Breastfeeding in a Baby Carrier
Many mothers opt to breastfeed in baby carriers, largely because of how convenient it is. When breastfeeding in a baby carrier, your baby’s head and neck are already supported, meaning there is no extra effort needed from mom. Carriers, especially wraps, also offer a level of privacy for you and your baby. Breastfeeding in soft-structured carriers is definitely possible, but can be a little tricky at first! Here are some tips to help make breastfeeding in a soft-structured carrier as smooth as possible.
- Master breastfeeding and baby-wearing independently first — Your relationship with your baby is unique. That means your preferences for breastfeeding and for baby-wearing are unique, too. Take the time to master each art before you attempt breastfeeding in your carrier to make sure it goes without a hitch.
- Use an upright position — Using an upright position instead of a cradle position is easier in a soft-structured carrier because there is no need to change your baby’s position. If your baby is still a newborn, make sure that their head and neck are still supported.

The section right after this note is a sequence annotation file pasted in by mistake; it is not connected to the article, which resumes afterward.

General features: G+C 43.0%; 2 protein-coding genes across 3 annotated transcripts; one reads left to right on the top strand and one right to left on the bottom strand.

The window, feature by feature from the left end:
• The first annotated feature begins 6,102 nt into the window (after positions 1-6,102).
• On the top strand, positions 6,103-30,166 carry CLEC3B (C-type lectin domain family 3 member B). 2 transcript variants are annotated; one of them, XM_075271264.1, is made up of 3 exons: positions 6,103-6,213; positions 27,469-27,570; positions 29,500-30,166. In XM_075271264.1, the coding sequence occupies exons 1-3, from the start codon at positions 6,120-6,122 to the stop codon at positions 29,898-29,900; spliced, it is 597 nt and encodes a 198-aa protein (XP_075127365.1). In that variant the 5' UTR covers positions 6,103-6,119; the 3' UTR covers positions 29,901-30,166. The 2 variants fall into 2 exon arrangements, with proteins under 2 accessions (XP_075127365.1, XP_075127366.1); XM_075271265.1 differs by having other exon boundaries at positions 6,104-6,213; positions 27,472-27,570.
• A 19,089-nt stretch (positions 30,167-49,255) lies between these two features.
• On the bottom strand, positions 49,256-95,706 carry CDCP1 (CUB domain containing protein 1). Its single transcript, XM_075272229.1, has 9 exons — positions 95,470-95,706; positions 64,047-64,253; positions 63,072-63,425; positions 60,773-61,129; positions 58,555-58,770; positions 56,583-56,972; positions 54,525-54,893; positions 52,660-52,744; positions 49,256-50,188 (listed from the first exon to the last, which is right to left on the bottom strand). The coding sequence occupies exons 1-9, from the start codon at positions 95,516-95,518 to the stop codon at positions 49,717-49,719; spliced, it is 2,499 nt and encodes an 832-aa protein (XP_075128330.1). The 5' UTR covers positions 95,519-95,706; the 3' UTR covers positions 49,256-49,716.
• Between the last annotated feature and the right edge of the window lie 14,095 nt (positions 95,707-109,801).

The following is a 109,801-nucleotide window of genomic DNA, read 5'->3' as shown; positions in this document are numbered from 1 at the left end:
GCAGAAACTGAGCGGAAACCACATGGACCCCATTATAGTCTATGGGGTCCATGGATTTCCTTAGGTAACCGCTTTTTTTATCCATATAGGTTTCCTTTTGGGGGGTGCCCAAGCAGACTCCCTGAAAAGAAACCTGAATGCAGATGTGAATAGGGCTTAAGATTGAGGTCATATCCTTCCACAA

- Adjust the shoulder straps — Before breastfeeding, you’ll need to play with the shoulder straps of the carrier in order to make sure that your child’s head is level with your breast. This will make it easier for your baby to latch.
- Pay attention to correct positioning — Improper latching can block your baby’s airway, so it’s important to help them latch correctly. You may need to lean forward and/or support your breast in order to make sure your baby latches properly. Once this happens, you can tighten the strap again to create a snug fit.
- Use the tuck-away hoodie for privacy — With your baby’s head correctly positioned, unzip the pouch underneath the sliding pillow to reveal the tuck-away hoodie. This stretches over the empty space between the shoulder straps to cover your baby’s head and give you both some privacy.
- Don’t get discouraged — Breastfeeding with a soft-structured carrier might feel a little awkward, especially at first. It may take time for you and your baby to get used to getting in the right position. But, once you both get the hang of it, you’ll be able to breastfeed your baby almost anywhere!